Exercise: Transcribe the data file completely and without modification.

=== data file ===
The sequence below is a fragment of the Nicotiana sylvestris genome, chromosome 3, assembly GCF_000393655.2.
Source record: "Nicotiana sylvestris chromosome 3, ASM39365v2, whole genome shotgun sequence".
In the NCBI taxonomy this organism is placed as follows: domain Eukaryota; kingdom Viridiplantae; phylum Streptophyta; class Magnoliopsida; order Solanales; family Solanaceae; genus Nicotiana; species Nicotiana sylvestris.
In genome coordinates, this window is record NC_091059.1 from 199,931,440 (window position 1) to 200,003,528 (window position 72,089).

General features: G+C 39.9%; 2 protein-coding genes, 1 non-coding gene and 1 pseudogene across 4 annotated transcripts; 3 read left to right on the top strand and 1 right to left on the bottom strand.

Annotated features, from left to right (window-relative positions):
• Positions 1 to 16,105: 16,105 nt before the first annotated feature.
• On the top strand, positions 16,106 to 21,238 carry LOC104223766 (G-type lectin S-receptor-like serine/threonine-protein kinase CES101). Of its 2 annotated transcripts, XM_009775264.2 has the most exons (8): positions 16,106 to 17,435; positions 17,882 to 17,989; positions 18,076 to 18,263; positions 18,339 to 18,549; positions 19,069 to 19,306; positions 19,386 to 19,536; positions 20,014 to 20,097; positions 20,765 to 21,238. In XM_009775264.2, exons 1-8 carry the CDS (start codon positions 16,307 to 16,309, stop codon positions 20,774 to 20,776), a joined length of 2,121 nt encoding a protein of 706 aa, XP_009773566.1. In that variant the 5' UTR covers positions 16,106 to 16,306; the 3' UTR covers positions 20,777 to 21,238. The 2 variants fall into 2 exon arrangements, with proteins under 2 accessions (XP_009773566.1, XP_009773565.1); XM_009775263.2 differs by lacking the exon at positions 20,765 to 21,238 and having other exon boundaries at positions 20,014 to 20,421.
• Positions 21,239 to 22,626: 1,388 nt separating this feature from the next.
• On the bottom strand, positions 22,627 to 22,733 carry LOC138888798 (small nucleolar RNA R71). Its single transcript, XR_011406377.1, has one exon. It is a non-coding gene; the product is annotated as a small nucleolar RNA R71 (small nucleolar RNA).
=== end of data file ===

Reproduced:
The sequence below is a fragment of the Nicotiana sylvestris genome, chromosome 3, assembly GCF_000393655.2.
Source record: "Nicotiana sylvestris chromosome 3, ASM39365v2, whole genome shotgun sequence".
In the NCBI taxonomy this organism is placed as follows: domain Eukaryota; kingdom Viridiplantae; phylum Streptophyta; class Magnoliopsida; order Solanales; family Solanaceae; genus Nicotiana; species Nicotiana sylvestris.
In genome coordinates, this window is record NC_091059.1 from 199,931,440 (window position 1) to 200,003,528 (window position 72,089).

General features: G+C 39.9%; 2 protein-coding genes, 1 non-coding gene and 1 pseudogene across 4 annotated transcripts; 3 read left to right on the top strand and 1 right to left on the bottom strand.

Annotated features, from left to right (window-relative positions):
• Positions 1 to 16,105: 16,105 nt before the first annotated feature.
• On the top strand, positions 16,106 to 21,238 carry LOC104223766 (G-type lectin S-receptor-like serine/threonine-protein kinase CES101). Of its 2 annotated transcripts, XM_009775264.2 has the most exons (8): positions 16,106 to 17,435; positions 17,882 to 17,989; positions 18,076 to 18,263; positions 18,339 to 18,549; positions 19,069 to 19,306; positions 19,386 to 19,536; positions 20,014 to 20,097; positions 20,765 to 21,238. In XM_009775264.2, exons 1-8 carry the CDS (start codon positions 16,307 to 16,309, stop codon positions 20,774 to 20,776), a joined length of 2,121 nt encoding a protein of 706 aa, XP_009773566.1. In that variant the 5' UTR covers positions 16,106 to 16,306; the 3' UTR covers positions 20,777 to 21,238. The 2 variants fall into 2 exon arrangements, with proteins under 2 accessions (XP_009773566.1, XP_009773565.1); XM_009775263.2 differs by lacking the exon at positions 20,765 to 21,238 and having other exon boundaries at positions 20,014 to 20,421.
• Positions 21,239 to 22,626: 1,388 nt separating this feature from the next.
• On the bottom strand, positions 22,627 to 22,733 carry LOC138888798 (small nucleolar RNA R71). Its single transcript, XR_011406377.1, has one exon. It is a non-coding gene; the product is annotated as a small nucleolar RNA R71 (small nucleolar RNA).